BP took measures to cut costs in the weeks before the catastrophic blowout in the Gulf of Mexico as it dealt with one problem after another, prompting a BP engineer to describe the doomed rig as a “nightmare well,” according to internal documents released Monday.
The comment by BP engineer Brian Morel came in an e-mail April 14, six days before the Deepwater Horizon rig explosion that killed 11 people and has sent tens of millions of gallons of oil into the Gulf in the nation’s worst environmental disaster.
The e-mail was among dozens of internal documents released by the House Energy and Commerce Committee, which is investigating the explosion and its aftermath.
In a letter to BP CEO Tony Hayward, Reps. Henry Waxman, D-Calif., and Bart Stupak, D-Mich., noted at least five questionable decisions BP made in the days leading up to the explosion.
“The common feature of these five decisions is that they posed a trade-off between cost and well safety,” said Waxman and Stupak. Waxman chairs the energy panel while Stupak heads a subcommittee on oversight and investigations.
“Time after time, it appears that BP made decisions that increased the risk of a blowout to save the company time or expense,” the lawmakers wrote in the 14-page letter to Hayward. “If this is what happened, BP’s carelessness and complacency have inflicted a heavy toll on the Gulf, its inhabitants, and the workers on the rig.”
The letter, supplemented by 61 footnotes and dozens of documents, outlines a series of questions Hayward can expect when he comes before Stupak’s subcommittee on Thursday.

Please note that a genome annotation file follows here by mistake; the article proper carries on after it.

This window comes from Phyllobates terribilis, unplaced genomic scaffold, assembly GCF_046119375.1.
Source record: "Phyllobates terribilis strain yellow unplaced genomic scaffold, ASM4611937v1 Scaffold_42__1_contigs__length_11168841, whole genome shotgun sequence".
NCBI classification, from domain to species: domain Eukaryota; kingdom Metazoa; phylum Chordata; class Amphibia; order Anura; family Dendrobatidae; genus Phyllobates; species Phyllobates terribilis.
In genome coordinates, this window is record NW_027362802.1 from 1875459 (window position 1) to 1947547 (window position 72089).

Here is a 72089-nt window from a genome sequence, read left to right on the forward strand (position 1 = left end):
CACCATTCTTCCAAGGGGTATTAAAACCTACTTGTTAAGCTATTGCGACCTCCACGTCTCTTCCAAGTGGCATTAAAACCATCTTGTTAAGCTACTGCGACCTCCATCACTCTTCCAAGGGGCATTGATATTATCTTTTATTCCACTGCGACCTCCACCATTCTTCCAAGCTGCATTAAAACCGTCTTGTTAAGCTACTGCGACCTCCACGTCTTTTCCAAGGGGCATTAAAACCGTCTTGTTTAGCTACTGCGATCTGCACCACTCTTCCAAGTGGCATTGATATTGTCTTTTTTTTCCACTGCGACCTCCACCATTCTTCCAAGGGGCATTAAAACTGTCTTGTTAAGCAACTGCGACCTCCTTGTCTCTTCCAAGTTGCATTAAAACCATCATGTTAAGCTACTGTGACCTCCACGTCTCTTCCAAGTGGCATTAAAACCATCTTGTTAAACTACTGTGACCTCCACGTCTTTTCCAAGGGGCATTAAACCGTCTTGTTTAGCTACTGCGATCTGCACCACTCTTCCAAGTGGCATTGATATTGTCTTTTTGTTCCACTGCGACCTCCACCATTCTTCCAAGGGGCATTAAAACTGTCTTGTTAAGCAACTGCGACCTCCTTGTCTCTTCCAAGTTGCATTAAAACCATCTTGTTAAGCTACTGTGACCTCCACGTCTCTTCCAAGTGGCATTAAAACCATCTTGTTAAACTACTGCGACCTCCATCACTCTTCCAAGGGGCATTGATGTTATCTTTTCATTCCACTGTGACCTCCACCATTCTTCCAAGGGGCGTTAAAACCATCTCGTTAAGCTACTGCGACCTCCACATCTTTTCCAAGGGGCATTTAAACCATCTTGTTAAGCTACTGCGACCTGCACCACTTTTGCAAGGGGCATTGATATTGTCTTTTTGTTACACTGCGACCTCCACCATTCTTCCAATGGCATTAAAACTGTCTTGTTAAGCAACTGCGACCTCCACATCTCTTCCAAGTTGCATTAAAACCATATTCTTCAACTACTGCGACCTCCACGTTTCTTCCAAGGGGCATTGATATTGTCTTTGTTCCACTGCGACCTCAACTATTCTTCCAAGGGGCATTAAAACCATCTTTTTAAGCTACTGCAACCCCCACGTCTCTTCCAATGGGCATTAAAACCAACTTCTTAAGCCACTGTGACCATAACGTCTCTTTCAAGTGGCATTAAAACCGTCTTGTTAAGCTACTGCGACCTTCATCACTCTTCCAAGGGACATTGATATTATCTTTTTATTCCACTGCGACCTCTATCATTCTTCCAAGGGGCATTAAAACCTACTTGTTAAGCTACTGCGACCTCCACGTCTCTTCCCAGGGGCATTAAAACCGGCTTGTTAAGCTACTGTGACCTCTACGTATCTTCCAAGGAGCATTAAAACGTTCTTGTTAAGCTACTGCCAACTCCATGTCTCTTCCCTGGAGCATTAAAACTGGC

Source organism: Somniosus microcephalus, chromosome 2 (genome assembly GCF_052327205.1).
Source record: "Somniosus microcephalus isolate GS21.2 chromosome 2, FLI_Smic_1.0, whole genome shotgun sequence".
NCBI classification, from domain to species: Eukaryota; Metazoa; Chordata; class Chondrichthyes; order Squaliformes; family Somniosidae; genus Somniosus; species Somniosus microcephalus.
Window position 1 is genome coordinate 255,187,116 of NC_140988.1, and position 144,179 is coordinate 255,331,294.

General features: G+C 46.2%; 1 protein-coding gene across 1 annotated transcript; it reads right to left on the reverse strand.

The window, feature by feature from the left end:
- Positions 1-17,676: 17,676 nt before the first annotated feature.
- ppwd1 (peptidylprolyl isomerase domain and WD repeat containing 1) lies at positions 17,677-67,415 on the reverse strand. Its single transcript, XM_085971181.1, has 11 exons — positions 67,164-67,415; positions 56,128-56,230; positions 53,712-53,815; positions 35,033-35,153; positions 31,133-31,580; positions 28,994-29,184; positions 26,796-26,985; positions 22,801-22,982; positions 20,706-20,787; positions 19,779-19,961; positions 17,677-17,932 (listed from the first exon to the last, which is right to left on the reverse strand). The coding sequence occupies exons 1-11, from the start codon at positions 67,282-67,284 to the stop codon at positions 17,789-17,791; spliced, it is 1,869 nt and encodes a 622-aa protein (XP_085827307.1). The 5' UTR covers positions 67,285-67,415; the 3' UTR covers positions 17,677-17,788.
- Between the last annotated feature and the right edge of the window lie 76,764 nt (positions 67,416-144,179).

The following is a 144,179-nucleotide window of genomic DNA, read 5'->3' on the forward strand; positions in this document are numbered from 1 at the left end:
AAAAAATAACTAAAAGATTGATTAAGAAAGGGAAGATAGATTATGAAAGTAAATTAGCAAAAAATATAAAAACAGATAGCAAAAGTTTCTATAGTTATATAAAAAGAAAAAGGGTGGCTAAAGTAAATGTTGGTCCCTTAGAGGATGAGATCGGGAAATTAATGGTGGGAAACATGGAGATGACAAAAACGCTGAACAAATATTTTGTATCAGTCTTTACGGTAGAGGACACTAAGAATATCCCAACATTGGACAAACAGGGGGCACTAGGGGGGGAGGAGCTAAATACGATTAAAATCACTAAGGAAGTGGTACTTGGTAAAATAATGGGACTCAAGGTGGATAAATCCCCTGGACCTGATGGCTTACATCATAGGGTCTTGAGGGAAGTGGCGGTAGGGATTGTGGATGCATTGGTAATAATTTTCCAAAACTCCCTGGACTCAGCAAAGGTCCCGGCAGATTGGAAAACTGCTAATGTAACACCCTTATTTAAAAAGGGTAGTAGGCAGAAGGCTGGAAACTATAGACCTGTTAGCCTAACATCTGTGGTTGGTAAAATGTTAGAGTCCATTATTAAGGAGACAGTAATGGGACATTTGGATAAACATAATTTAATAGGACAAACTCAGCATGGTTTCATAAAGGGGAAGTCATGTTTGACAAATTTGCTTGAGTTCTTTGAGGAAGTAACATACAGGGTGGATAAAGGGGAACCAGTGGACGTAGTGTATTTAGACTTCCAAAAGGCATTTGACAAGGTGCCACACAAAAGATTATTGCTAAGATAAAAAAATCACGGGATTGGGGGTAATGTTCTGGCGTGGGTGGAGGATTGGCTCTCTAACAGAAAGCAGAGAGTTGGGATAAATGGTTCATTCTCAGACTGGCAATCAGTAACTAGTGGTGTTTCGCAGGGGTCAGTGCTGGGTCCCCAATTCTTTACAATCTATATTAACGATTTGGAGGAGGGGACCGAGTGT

The hearing will be Hayward’s first appearance before a congressional committee since the explosion and sinking of the BP-operated Deepwater Horizon rig. BP America President Lamar McKay and other officials represented the company at earlier hearings.
The letter by Waxman and Stupak focuses on details such as how to secure the final section of the deepwater well. The company apparently chose a riskier option among two possibilities — running a single string of steel casing from the seafloor to the bottom of the well, instead of hanging a steel liner with a “tieback” on top.
Despite warnings from its own engineers, “BP chose the more risky casing option, apparently because the liner option would have cost $7 to $10 million more and taken longer,” Waxman and Stupak said.
In a brief e-mail exchange, Morel and a colleague, Richard Miller, talked about the last-minute changes.
“We could be running it in 2-3 days, so need a relative quick response. Sorry for the late notice, this has been nightmare well which has everyone all over the place,” Morel wrote on April 14.
Waxman and Stupak also said BP apparently rejected advice of a subcontractor, Halliburton Inc., in preparing for a cementing job to close up the well. BP rejected Halliburton’s recommendation to use 21 “centralizers” to make sure the casing ran down the center of the well bore, they said. Instead, BP used six centralizers.
In an e-mail on April 16, a BP official involved in the decision explained: “It will take 10 hours to install them. I do not like this.” Later that day, another official recognized the risks of proceeding with insufficient centralizers but commented: “who cares, it’s done, end of story, will probably be fine.”
In spite of the well’s difficulties, “BP appears to have made multiple decisions for economic reasons that increased the danger of a catastrophic well failure,” Waxman and Stupak said.
The lawmakers also said BP also decided against a nine- to 12-hour procedure known as a “cement bond log” that would have tested the integrity of the cement. A team from Schlumberger, an oil services firm, was on board the rig, but BP sent the team home on a regularly scheduled helicopter flight the morning of April 20. Less than 12 hours later, the rig exploded.
BP also failed to fully circulate drilling mud, a 12-hour procedure that could have helped detect gas pockets that later shot up the well and exploded on the drilling rig.
A spokesman for BP could not immediately reached for comment.
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